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I am trying to cluster a Matrix (size: 20057x2).:

T = clusterdata(X,cutoff);

but I get this error:

??? Error using ==> pdistmex
Out of memory. Type HELP MEMORY for your options.

Error in ==> pdist at 211
    Y = pdistmex(X',dist,additionalArg);

Error in ==> linkage at 139
       Z = linkagemex(Y,method,pdistArg);

Error in ==> clusterdata at 88
Z = linkage(X,linkageargs{1},pdistargs);

Error in ==> kmeansTest at 2
T = clusterdata(X,1);

can someone help me. I have 4GB of ram, but think that the problem is from somewhere else..

share|improve this question
up vote 10 down vote accepted

As mentioned by others, hierarchical clustering needs to calculate the pairwise distance matrix which is too big to fit in memory in your case.

Try using the K-Means algorithm instead:

numClusters = 4;
T = kmeans(X, numClusters);

Alternatively you can select a random subset of your data and use as input to the clustering algorithm. Next you compute the cluster centers as mean/median of each cluster group. Finally for each instance that was not selected in the subset, you simply compute its distance to each of the centroids and assign it to the closest one.

Here's a sample code to illustrate the idea above:

%# random data
X = rand(25000, 2);

%# pick a subset
SUBSET_SIZE = 1000;            %# subset size
ind = randperm(size(X,1));
data = X(ind(1:SUBSET_SIZE), :);

%# cluster the subset data
D = pdist(data, 'euclid');
T = linkage(D, 'ward');
CUTOFF = 0.6*max(T(:,3));      %# CUTOFF = 5;
C = cluster(T, 'criterion','distance', 'cutoff',CUTOFF);
K = length( unique(C) );       %# number of clusters found

%# visualize the hierarchy of clusters
h = dendrogram(T, 0, 'colorthreshold',CUTOFF);
set(h, 'LineWidth',2)
set(gca, 'XTickLabel',[], 'XTick',[])

%# plot the subset data colored by clusters
subplot(121), gscatter(data(:,1), data(:,2), C), axis tight

%# compute cluster centers
centers = zeros(K, size(data,2));
for i=1:size(data,2)
    centers(:,i) = accumarray(C, data(:,i), [], @mean);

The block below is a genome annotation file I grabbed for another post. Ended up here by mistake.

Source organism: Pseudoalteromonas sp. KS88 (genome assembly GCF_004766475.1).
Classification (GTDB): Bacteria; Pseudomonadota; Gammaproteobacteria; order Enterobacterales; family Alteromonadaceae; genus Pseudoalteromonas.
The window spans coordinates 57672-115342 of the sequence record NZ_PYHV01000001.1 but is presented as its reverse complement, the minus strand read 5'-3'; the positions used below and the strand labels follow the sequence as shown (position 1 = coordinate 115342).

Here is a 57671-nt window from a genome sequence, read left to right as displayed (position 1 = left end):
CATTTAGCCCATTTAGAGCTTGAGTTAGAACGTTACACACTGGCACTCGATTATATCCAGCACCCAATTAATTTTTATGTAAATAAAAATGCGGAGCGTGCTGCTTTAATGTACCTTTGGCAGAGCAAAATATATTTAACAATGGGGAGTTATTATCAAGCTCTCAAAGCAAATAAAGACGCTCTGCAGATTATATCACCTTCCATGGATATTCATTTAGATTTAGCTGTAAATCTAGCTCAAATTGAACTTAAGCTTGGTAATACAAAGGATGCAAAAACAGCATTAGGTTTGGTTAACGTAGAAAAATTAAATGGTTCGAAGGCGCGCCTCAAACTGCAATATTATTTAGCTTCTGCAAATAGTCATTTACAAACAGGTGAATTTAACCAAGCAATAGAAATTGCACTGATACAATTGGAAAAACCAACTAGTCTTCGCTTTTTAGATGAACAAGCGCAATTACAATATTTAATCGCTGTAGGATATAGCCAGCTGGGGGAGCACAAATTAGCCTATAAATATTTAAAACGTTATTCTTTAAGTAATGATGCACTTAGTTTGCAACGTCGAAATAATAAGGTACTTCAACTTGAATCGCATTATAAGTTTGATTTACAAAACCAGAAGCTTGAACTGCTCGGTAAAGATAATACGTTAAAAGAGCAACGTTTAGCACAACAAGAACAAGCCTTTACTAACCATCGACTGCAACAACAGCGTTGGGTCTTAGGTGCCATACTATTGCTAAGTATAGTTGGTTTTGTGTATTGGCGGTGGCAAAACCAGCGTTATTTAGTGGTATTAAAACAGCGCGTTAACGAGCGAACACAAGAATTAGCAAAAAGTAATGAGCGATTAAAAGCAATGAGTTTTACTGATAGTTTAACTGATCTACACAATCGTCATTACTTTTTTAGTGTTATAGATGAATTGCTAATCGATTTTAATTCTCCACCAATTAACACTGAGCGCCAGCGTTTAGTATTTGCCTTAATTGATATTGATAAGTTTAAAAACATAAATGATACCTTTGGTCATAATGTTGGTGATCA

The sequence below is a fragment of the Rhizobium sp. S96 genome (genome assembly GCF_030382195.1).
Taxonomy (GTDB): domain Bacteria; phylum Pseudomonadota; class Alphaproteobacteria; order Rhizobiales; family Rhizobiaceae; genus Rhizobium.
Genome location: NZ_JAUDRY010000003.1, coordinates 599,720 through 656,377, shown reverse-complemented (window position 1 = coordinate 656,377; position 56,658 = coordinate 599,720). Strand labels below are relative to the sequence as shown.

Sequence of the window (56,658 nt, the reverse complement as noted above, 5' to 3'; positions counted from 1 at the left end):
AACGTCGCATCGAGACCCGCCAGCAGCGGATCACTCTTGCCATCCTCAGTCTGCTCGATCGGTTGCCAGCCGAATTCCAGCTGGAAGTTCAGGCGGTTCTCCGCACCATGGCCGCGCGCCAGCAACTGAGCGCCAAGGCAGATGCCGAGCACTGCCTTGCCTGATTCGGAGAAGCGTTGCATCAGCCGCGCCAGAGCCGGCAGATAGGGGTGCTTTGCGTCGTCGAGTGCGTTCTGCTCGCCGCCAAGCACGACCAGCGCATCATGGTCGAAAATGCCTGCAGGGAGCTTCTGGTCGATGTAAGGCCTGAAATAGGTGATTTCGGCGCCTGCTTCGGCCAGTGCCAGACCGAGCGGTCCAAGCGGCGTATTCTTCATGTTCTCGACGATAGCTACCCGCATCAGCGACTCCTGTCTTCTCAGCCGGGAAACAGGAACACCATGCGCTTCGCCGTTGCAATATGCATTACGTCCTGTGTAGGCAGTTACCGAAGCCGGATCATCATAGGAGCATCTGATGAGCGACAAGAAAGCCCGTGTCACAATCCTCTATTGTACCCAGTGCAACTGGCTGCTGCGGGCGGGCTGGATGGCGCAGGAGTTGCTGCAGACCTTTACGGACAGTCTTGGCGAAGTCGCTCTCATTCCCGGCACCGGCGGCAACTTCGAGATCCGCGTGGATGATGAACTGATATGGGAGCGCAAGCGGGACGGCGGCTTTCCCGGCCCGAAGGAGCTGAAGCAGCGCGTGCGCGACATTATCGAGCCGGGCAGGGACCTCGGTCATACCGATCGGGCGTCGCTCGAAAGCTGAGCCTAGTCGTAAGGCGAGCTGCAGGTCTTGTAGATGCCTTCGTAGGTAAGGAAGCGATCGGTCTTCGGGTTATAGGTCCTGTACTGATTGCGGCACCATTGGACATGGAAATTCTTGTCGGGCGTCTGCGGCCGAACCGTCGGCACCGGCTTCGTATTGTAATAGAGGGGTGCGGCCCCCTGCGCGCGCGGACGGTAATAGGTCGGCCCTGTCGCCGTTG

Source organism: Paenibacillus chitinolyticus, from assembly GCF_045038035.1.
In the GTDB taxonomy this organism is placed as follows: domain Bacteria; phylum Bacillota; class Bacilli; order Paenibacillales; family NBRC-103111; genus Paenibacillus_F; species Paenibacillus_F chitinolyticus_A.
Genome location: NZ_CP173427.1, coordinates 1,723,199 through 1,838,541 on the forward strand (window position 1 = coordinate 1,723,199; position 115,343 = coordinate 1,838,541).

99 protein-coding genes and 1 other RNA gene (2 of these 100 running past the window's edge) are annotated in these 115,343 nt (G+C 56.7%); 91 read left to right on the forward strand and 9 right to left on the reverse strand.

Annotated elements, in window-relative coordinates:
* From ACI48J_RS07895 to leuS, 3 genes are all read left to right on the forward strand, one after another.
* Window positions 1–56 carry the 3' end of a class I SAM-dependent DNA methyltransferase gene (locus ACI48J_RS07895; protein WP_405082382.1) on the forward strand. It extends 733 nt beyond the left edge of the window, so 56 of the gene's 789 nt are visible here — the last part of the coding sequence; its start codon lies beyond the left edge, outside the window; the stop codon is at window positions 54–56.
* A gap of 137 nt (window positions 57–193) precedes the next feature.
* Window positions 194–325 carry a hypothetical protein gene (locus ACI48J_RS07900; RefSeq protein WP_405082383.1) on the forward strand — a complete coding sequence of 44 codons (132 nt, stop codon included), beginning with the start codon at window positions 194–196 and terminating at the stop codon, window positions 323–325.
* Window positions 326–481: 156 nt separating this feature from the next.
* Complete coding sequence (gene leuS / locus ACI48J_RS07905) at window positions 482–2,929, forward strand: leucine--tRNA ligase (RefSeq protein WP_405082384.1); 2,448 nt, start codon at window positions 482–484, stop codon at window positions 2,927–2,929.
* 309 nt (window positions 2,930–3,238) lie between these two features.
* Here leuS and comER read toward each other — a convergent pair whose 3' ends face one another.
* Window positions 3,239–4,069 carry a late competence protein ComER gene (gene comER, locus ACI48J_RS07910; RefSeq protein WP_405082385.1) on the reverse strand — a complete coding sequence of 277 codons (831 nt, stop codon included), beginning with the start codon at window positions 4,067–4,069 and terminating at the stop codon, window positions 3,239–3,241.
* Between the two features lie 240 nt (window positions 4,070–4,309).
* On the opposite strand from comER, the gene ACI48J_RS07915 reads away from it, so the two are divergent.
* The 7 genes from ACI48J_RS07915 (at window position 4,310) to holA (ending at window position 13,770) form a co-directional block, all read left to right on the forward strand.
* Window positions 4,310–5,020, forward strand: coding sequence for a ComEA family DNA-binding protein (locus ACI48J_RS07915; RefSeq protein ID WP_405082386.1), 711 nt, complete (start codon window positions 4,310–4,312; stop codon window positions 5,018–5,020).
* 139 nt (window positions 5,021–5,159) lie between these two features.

%# calculate distance of each instance to all cluster centers
D = zeros(size(X,1), K);
for k=1:K
    D(:,k) = sum( bsxfun(@minus, X, centers(k,:)).^2, 2);
%# assign each instance to the closest cluster
[~,clustIDX] = min(D, [], 2);

%#clustIDX( ind(1:SUBSET_SIZE) ) = C;

%# plot the entire data colored by clusters
subplot(122), gscatter(X(:,1), X(:,2), clustIDX), axis tight

dendrogram clusters

share|improve this answer
Nice solution, I like it. – Donnie May 31 '10 at 22:47
Thank you for you comprehensive answer, The reason that I am using hierarchical clustering is that I don't know how many clusters I need beforehand. In kmeans I have to define the from the begining, and because of the nature of my project it is not possible for me to use Kmeans. Thanks anyways... – Hossein May 31 '10 at 22:49
@Hossein: I changed the code to use a cutoff value to find the best number of clusters without specifying it beforehand... – Amro May 31 '10 at 23:09
Thank you again, but there I get the error: Expression or statement is incorrect--possibly unbalanced (, {, or [. for this line: %# assign each instance to the closest cluster [~,clustIDX] = min(D, [], 2); – Hossein Jun 1 '10 at 17:00
Note that I'm generating random data as input in the example above, in addition I randomly selected a subset from this data. So if you use a specific dataset and always pick the same subset of instances, the result will be deterministic... Remember that you can always try different values for the cutoff and the subset size variables until you're satisfied with the results – Amro Jun 1 '10 at 23:36

X is too big to do on a 32 bit machine. pdist is trying to make a 201,131,596 row vector (clusterdata uses pdist) of doubles, which would use up about 1609MB (double is 8 bytes) ... if you run it under windows with the /3GB switch you're limited to a maximum matrix size of 1536MB (see here).

You're going to need to divide up the data someway instead of directly clustering all of it in one go.

share|improve this answer

PDIST calculates distances between all possible pairs of rows. If your data contain N=20057 rows, then number of pairs will be N*(N-1)/2, which is 201131596 in your case. Might be too much for your machine.

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